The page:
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We don't need more regulation: wealth boutiques' struggle in 5 charts

Think-tank NCI has highlighted how regulation is harming boutique culture in the UK, basing its case on five compelling pieces of evidence.

Excessive regulation

A 28-page report from the New City Initiative outlines the detrimental impact regulation is having on the investment industry.'

It describes regulation as 'excessive' with smaller boutique firms being 'suffocated'.

'Fund managers who may like to start their own independent firm are currently reluctant to do so, not because of the uncertainties of the wider market, but because the financial cost of FCA authorisation is a serious disincentive,' NCI chair Dominic Johnson said.

We highlight the five charts behind NCI's concerns.

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Excessive regulation

A 28-page report from the New City Initiative outlines the detrimental impact regulation is having on the investment industry.'

It describes regulation as 'excessive' with smaller boutique firms being 'suffocated'.

'Fund managers who may like to start their own independent firm are currently reluctant to do so, not because of the uncertainties of the wider market, but because the financial cost of FCA authorisation is a serious disincentive,' NCI chair Dominic Johnson said.

We highlight the five charts behind NCI's concerns.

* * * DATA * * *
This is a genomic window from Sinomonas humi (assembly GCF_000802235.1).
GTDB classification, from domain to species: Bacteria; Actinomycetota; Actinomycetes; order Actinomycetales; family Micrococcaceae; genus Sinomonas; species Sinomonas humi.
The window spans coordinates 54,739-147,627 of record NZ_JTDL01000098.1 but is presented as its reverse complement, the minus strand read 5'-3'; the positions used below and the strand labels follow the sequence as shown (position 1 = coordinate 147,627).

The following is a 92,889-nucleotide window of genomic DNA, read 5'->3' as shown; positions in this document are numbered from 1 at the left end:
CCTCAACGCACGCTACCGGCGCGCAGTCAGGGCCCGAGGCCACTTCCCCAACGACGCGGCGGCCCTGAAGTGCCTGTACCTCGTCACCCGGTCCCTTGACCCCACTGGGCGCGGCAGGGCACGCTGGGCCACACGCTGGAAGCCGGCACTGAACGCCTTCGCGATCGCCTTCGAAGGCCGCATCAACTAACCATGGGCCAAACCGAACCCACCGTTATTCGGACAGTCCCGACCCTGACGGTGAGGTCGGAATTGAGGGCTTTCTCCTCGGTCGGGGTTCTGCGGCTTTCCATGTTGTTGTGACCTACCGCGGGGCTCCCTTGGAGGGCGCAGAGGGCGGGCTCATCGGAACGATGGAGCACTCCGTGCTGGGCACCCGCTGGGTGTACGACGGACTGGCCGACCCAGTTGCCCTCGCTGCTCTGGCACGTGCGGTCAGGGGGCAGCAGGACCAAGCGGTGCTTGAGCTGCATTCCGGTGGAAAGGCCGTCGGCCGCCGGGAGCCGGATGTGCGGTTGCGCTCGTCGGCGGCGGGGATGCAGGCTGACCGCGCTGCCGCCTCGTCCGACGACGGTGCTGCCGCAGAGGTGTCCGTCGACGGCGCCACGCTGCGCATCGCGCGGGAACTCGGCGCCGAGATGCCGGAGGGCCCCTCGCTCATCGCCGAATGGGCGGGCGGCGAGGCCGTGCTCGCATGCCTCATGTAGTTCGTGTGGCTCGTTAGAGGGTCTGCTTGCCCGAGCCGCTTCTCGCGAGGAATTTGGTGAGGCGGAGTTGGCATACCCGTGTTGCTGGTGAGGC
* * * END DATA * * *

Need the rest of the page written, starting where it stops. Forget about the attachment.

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The inexorable rise of the compliance officer

NCI believes this chart reinforces its view that the rate of growth in the number of investment management firms has substantially slowed as a consequence of regulatory burdens, with a new ‘priesthood’ of compliance officers emerging from the financial crash.

‘As the regulatory regime becomes ever-complex and continually evolves, and the scale of potential punishments so damaging to small firms, the temptation is for compliance officers to engage in ‘gold-plating’ to avoid any possibility of failure to comply.’

NCI also highlights the FCA demands start-up firms appoint compliance consultants for a period of 6-18 months, resulting in more cost – typically £3,000 a month. ‘You can do nothing about this extra burden, only accept it. The sheer amount of paperwork is astonishing,’ NCI says.

‘All this means extra staff. In the early 2000s a new firm could get by with one staffer dedicated to compliance, legal, HR and operational risk management (internal audit), in addition to a COO.'

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Asset management start-ups stagnating

As a consequence the NCI is concerned by the noticeable stagnation in start-ups since 2009.

‘Start-ups are going to have as serious struggle unless they have a serious pool of cash, which they will quickly burn through,’ says NCI.

'It’s not just that the regulators are indulging in a belt-and-braces approach, as if terrified that fresh crisis is around the corner. It’s also clients who, in a post-Madoff world, are inclined to believe that everyon they is determined to rip them off’.